Matthew Alexander Henson was born on August 8, 1866, in Charles County, Maryland, U.S. He was an African American explorer.
â€œMy thoughts were on the going and getting forward, and on nothing else.”-Matthew Henson
Who Was Matthew Alexander Henson?
Matthew Henson was an African American explorer who escorted Robert E. Peary on his exploration to the Arctic for years. After which he went on an expedition that is said to have reached the geographic North Pole on April 6, 1909. He later died on March 9, 1955, in New York City, New York.
His Early Life
Matthew Alexander Henson was born on August 8, 1866, on his parents’ farm east of the Potomac River in Charles County, Maryland. Matthew’s parents were continuously attacked by the Ku Klux Klan and other white supremacist groups.Â
These terrorists bullied the free people of color and southern freedmen after the Civil War. In a bid to escape the racial violence in the southern part of Maryland, in 1867, the Henson family sold their farm and moved to Georgetown, still close to the capital.
Henson has three sisters, an older sister born in 1864, and two younger sisters. His mother died when he became seven and his father, Lemuel, remarried a woman named Caroline. He later had other children with his second wife, including a son and daughters.
Orphaned as a youth, Henson was sent to live with his uncle who resided in Washington, D.C. His uncle was responsible for his few years of education but soon died afterward. He attended a public school for blacks for six years and later took a summer job in a restaurant as a dishwasher.
His early years had a series of memorable moments. As a 10-year-old, he attended a special event to honor the great Abraham Lincoln, the American president who worked so hard to keep the union safe during the Civil War.
He had given the order to free slaves in the occupied Confederate states in 1863. There, Henson was immensely inspired by Frederick Douglass, who gave a speech to the public. The speech was based on calling upon blacks to pursue their education and fight racial prejudice.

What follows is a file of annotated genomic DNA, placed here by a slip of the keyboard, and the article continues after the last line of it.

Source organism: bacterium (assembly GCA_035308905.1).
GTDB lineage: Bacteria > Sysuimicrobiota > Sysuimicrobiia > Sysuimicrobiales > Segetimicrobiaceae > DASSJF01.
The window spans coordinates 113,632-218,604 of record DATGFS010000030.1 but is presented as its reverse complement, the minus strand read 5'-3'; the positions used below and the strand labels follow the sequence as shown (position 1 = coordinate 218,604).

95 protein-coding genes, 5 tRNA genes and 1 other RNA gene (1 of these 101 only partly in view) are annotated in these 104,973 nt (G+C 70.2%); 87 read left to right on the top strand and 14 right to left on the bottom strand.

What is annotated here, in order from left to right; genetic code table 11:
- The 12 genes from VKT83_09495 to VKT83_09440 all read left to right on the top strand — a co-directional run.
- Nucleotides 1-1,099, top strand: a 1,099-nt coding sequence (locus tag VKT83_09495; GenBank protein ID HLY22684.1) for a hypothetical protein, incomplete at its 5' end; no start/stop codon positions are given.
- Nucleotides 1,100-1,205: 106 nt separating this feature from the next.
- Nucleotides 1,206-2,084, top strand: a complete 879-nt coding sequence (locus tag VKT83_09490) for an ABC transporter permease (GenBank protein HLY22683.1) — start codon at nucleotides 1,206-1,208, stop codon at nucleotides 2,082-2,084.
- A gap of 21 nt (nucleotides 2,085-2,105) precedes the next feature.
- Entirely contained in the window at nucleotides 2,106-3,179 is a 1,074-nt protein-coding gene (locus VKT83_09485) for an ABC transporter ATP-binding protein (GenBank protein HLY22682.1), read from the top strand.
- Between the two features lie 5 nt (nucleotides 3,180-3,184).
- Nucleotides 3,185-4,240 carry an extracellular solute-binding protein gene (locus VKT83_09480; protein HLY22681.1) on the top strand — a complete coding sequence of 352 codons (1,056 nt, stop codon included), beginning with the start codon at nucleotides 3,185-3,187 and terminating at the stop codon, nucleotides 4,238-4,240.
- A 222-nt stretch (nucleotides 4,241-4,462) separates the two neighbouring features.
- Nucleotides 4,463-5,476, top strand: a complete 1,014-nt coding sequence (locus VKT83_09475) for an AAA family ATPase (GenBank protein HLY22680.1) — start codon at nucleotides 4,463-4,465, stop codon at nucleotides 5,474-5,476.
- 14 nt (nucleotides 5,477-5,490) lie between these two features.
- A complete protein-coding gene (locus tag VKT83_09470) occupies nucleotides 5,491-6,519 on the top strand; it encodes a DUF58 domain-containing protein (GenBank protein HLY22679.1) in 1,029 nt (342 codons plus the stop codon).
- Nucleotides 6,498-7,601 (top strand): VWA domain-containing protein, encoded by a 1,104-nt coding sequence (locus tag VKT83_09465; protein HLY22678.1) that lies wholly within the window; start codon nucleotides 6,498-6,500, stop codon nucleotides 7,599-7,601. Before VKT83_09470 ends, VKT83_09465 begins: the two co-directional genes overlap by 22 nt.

Matthew Henson’s Explorations
As a worker in a clothing store in Washington D.C., Henson met Sir Robert E. Peary. Peary recruited him as an aide for his expedition to Nicaragua. This was after hearing of Henson’s sea experience.
After supervising 45 engineers on the canal survey in Nicaragua, Peary was very much impressed with Henson’s seamanship on that voyage. This got him recruited as the ‘first man’ in Peary’s expeditions. For more than 20 years, their voyage was to the Arctic.
Henson and a team of six men were selected to be part of the last run to the Pole. After a lot of debate concerning the claims to have reached the geographic North pole, the House of Representatives credited Peary’s team for reaching the North Pole.
His Later Life
Henson got married to Eva Flint in 1891, but they divorced in 1897. He later married Lucy Ross in New York City in 1907 with no offspring. During the various expeditions to Greenland, Henson and Peary fathered children with Inuit women.
A few years later, Henson died in the Bronx on March 9, 1955, at the age of 88. After his wife died in 1968, she was buried with him. Their bodies were moved for reinterment at Arlington National Cemetery in 1988.
- Matthew Alexander Henson was invited as a guest of honor to a ceremony specially held by colored citizens in New York. (1909)Â
- A housing project for Phoenix African Americans was named after Matthew. (1940)
- Henson was invited to the White House. (1954)
- Before his death, Henson received honorary doctoral degrees from both Howard and Morgan State University. (1955)
- The former Columbus GPS Block III satellite was renamed after the launch as ‘Matthew Henson’. (2020)